Tuesday Class - Concepts and Theories of Culinary Techniques:School is off to a roaring start. In Concepts and Theories we discussed Stocks and Sauces and talked about our weekly homework assignments. We have a vocabulary list for each week that relates to whatever we are doing in Fundamentals that week. Chef said we could do them one per week or we could do them all at once. He doesn't care, as long as we do them.
Week one vocabulary list:
Concepts & Theories of Culinary Techniques Vocabulary Assignment Week 1
Aromatics – herbs and/or spices added to enhance the flavor of other foods.
Batonnet – food cut into little matchstick shapes.
Bouquet Garni – a bundle of herbs tied together and inserted to flavor during cooking and removed prior to service.
Brigade System – refers to the staff in the kitchen under the chef de cuisine.
Broth – a thin liquid made from long simmering meats or vegetables.
Brunoise – cubes of 3mm x 3mm x 3mm.
Chiffonade – stack and roll leave (basil, spinach, or other leafy green) then sliced into thin ribbons.
Demi Glace – a rich brown sauce, a mix of half brown stock and half brown sauce reduced by half.
Dice – small cubes with six equal sides.
Entremetier – prepares soups and other items not involving meat or fish.
Garde Manger – pantry chef, in charge of cold foods and salads.
Julienne – foods cut into stick shaped pieces.
Mince – foods cut into very small pieces where uniformity doesn’t matter.
Mire Poix – a chopped mix of onion, celery and carrot for flavoring stocks and stews.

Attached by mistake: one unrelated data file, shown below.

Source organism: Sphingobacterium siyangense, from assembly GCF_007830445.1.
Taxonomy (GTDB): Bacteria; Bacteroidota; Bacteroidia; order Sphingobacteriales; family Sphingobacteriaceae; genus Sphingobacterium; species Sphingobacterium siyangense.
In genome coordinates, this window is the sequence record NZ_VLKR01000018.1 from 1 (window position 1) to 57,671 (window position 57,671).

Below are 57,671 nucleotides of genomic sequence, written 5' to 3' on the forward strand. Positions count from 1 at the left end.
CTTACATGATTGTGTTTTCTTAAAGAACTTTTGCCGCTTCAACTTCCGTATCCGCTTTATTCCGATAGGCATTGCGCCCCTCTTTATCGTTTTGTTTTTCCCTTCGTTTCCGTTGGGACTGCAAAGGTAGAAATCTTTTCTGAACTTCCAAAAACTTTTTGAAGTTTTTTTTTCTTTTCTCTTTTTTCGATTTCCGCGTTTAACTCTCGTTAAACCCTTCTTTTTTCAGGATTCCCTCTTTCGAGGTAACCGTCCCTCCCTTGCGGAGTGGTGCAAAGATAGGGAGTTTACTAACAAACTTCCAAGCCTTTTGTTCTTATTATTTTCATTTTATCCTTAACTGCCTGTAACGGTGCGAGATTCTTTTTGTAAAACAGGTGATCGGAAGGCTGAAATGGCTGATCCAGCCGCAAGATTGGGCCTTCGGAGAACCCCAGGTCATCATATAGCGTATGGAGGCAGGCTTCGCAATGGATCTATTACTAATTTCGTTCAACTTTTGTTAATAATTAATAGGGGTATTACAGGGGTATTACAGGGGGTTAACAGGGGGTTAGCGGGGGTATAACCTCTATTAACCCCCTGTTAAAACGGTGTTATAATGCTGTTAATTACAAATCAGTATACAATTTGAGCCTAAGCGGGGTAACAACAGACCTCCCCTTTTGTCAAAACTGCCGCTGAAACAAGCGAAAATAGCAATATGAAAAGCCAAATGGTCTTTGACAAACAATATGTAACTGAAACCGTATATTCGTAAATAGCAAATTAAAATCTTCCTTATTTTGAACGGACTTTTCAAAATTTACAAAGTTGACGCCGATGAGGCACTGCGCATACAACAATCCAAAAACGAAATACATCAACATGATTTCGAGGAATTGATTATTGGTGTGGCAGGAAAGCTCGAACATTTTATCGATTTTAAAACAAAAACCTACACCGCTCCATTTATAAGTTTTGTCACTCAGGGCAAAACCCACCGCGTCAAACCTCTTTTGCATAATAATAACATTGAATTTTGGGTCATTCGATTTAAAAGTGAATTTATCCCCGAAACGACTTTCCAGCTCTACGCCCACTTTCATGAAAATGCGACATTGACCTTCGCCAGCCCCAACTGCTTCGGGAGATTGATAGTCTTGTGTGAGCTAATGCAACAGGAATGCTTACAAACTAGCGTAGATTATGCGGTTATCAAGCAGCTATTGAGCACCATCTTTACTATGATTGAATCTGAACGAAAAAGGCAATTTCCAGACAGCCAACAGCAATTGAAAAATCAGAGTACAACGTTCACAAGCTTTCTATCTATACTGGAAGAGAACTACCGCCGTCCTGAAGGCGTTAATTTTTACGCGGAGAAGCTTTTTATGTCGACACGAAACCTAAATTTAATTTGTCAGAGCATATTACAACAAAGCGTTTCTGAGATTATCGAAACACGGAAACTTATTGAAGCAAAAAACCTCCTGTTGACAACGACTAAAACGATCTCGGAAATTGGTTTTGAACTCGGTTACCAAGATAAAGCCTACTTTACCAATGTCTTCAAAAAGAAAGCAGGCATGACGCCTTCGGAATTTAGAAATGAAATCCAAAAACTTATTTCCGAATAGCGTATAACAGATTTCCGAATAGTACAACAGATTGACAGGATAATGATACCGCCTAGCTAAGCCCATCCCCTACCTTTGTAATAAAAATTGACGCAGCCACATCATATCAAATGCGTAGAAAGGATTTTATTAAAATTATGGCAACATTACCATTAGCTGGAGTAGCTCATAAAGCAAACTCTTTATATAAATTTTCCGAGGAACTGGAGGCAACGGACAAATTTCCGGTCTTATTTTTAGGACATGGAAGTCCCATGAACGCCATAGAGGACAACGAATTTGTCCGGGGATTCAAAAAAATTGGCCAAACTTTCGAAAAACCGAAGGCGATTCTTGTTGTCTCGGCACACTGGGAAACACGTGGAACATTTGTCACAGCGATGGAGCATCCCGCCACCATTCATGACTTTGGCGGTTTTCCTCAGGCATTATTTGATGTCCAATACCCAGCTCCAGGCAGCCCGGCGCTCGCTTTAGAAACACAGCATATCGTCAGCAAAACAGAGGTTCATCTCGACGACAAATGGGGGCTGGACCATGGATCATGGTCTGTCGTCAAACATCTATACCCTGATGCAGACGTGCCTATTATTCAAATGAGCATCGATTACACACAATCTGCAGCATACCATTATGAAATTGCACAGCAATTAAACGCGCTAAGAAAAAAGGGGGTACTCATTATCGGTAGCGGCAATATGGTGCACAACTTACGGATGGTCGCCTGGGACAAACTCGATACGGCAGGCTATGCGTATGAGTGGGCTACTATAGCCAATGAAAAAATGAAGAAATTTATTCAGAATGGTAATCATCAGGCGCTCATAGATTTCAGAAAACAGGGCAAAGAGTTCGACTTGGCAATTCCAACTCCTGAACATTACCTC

Mise en Place – French for everything in its place.
Paysanne – food cut into small flat square, round or triangular pieces.
Peel – a tool used for taking pizza and other foods out of the oven.
Remouillage – reusing bones from one stock to make another.
Rondeaux – a shallow pot with straight sides and loop handles.
Roux – a mixture of equal parts of butter and flour used to thicken sauces.
Sachet d' Epices – a bag of spices tied in a cheese cloth used to flavor stocks and other foods.
Slurry – a thickening agent containing a starch and cold liquid.
Stock – a thin clear liquid made from simmering bones or vegetables with mire poix.
Tang (of the knife) – the metal part of the blade of the knife that is inside the handle.
Salamander – a broiler used for browning or glazing food.
E. Coli – a bacteria that makes people sick and can possibly kill. Often found in raw vegetables and meats.
Heel (of the knife) – the rear of the knife blade. Used for things that need more force to cut.
Rivets – the rivets hold the handles onto the tang of the knife.
NSF International – the organization that provides HACCP. For food safety, water quality and public health.
Paring Knife – a short knife that is used for detail work.
Serrated knife – used for cutting bread or tomatoes, and things that are hard on the outside and soft on the inside.
Chafing dish – a metal dish that is heated to keep food warm.
Convection Oven – a oven that has a fan that circulates the warm air around the food for even cooking.
Wednesday/Thursday Class - Fundamentals of Classical Techniques: